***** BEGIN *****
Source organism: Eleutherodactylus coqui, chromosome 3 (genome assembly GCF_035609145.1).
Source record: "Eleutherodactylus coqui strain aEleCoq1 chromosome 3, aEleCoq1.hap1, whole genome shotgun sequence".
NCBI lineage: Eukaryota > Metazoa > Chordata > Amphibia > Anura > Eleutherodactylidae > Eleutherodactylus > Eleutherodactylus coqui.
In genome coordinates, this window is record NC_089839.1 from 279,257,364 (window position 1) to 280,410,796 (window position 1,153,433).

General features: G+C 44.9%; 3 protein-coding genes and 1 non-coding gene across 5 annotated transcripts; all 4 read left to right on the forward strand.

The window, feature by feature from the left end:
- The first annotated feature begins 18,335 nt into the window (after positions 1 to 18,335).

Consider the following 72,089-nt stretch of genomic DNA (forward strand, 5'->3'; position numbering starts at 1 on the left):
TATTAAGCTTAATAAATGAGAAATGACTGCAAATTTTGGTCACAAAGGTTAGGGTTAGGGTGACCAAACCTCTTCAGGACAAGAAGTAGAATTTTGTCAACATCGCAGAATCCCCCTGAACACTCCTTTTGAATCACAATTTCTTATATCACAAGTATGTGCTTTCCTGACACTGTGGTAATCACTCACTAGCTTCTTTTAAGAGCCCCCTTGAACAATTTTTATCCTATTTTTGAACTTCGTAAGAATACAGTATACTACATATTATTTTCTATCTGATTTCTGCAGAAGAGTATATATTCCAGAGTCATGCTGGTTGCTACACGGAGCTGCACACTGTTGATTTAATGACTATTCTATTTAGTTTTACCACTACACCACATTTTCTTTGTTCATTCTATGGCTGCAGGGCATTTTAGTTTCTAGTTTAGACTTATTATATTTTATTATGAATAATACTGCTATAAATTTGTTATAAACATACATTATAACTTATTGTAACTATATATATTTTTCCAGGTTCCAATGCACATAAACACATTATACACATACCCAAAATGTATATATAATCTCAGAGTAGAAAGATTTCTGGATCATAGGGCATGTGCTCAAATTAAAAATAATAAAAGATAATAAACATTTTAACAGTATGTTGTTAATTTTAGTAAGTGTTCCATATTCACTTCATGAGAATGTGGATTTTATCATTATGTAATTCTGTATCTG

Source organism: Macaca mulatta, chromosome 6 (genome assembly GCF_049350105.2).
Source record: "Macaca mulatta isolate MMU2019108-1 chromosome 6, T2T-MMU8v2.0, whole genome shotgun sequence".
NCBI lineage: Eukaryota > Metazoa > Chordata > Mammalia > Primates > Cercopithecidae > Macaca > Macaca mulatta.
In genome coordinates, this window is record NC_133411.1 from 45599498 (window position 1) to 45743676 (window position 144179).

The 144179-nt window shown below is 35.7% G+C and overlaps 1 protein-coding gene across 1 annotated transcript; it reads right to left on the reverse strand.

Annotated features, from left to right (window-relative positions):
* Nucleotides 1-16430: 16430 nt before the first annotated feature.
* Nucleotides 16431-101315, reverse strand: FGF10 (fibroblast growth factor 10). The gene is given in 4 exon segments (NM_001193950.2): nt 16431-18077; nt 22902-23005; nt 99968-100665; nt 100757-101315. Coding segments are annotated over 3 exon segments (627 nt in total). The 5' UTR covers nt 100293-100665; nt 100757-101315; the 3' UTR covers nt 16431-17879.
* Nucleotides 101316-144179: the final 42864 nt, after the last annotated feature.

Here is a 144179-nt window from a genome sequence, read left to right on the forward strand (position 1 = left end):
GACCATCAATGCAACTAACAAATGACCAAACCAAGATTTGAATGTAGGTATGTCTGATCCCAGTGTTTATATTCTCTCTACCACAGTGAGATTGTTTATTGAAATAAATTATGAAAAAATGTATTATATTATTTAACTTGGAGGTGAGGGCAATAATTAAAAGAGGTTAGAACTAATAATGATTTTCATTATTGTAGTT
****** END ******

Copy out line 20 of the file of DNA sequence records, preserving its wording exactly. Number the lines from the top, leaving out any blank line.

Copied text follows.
GACCATCAATGCAACTAACAAATGACCAAACCAAGATTTGAATGTAGGTATGTCTGATCCCAGTGTTTATATTCTCTCTACCACAGTGAGATTGTTTATTGAAATAAATTATGAAAAAATGTATTATATTATTTAACTTGGAGGTGAGGGCAATAATTAAAAGAGGTTAGAACTAATAATGATTTTCATTATTGTAGTT